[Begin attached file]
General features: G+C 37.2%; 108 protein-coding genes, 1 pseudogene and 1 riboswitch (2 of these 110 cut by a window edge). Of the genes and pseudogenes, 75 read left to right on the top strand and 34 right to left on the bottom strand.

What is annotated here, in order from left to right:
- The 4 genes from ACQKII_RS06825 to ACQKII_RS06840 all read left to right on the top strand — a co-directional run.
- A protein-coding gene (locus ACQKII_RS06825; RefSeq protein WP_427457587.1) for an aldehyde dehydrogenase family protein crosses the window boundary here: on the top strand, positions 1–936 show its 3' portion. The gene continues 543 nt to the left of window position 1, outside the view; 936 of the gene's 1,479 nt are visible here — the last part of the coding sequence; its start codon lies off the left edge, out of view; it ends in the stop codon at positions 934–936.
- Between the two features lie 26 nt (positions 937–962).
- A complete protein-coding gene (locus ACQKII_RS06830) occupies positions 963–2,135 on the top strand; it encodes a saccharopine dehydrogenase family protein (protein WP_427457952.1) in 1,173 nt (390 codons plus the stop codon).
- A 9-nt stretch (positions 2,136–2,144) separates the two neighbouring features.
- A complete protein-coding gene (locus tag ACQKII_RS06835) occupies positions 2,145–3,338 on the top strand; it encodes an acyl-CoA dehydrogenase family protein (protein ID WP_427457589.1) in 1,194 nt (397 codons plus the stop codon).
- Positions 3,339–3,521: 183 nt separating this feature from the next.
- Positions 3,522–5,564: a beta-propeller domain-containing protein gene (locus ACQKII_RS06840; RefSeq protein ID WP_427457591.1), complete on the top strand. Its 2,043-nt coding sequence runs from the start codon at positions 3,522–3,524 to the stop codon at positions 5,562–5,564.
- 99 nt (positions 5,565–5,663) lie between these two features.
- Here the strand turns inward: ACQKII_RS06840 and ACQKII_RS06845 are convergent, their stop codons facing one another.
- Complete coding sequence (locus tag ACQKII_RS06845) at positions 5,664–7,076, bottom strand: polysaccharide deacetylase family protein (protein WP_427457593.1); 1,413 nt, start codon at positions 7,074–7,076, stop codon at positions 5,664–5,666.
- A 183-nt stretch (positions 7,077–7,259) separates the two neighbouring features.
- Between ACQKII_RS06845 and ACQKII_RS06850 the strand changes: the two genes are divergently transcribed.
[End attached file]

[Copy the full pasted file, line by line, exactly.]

General features: G+C 37.2%; 108 protein-coding genes, 1 pseudogene and 1 riboswitch (2 of these 110 cut by a window edge). Of the genes and pseudogenes, 75 read left to right on the top strand and 34 right to left on the bottom strand.

What is annotated here, in order from left to right:
- The 4 genes from ACQKII_RS06825 to ACQKII_RS06840 all read left to right on the top strand — a co-directional run.
- A protein-coding gene (locus ACQKII_RS06825; RefSeq protein WP_427457587.1) for an aldehyde dehydrogenase family protein crosses the window boundary here: on the top strand, positions 1–936 show its 3' portion. The gene continues 543 nt to the left of window position 1, outside the view; 936 of the gene's 1,479 nt are visible here — the last part of the coding sequence; its start codon lies off the left edge, out of view; it ends in the stop codon at positions 934–936.
- Between the two features lie 26 nt (positions 937–962).
- A complete protein-coding gene (locus ACQKII_RS06830) occupies positions 963–2,135 on the top strand; it encodes a saccharopine dehydrogenase family protein (protein WP_427457952.1) in 1,173 nt (390 codons plus the stop codon).
- A 9-nt stretch (positions 2,136–2,144) separates the two neighbouring features.
- A complete protein-coding gene (locus tag ACQKII_RS06835) occupies positions 2,145–3,338 on the top strand; it encodes an acyl-CoA dehydrogenase family protein (protein ID WP_427457589.1) in 1,194 nt (397 codons plus the stop codon).
- Positions 3,339–3,521: 183 nt separating this feature from the next.
- Positions 3,522–5,564: a beta-propeller domain-containing protein gene (locus ACQKII_RS06840; RefSeq protein ID WP_427457591.1), complete on the top strand. Its 2,043-nt coding sequence runs from the start codon at positions 3,522–3,524 to the stop codon at positions 5,562–5,564.
- 99 nt (positions 5,565–5,663) lie between these two features.
- Here the strand turns inward: ACQKII_RS06840 and ACQKII_RS06845 are convergent, their stop codons facing one another.
- Complete coding sequence (locus tag ACQKII_RS06845) at positions 5,664–7,076, bottom strand: polysaccharide deacetylase family protein (protein WP_427457593.1); 1,413 nt, start codon at positions 7,074–7,076, stop codon at positions 5,664–5,666.
- A 183-nt stretch (positions 7,077–7,259) separates the two neighbouring features.
- Between ACQKII_RS06845 and ACQKII_RS06850 the strand changes: the two genes are divergently transcribed.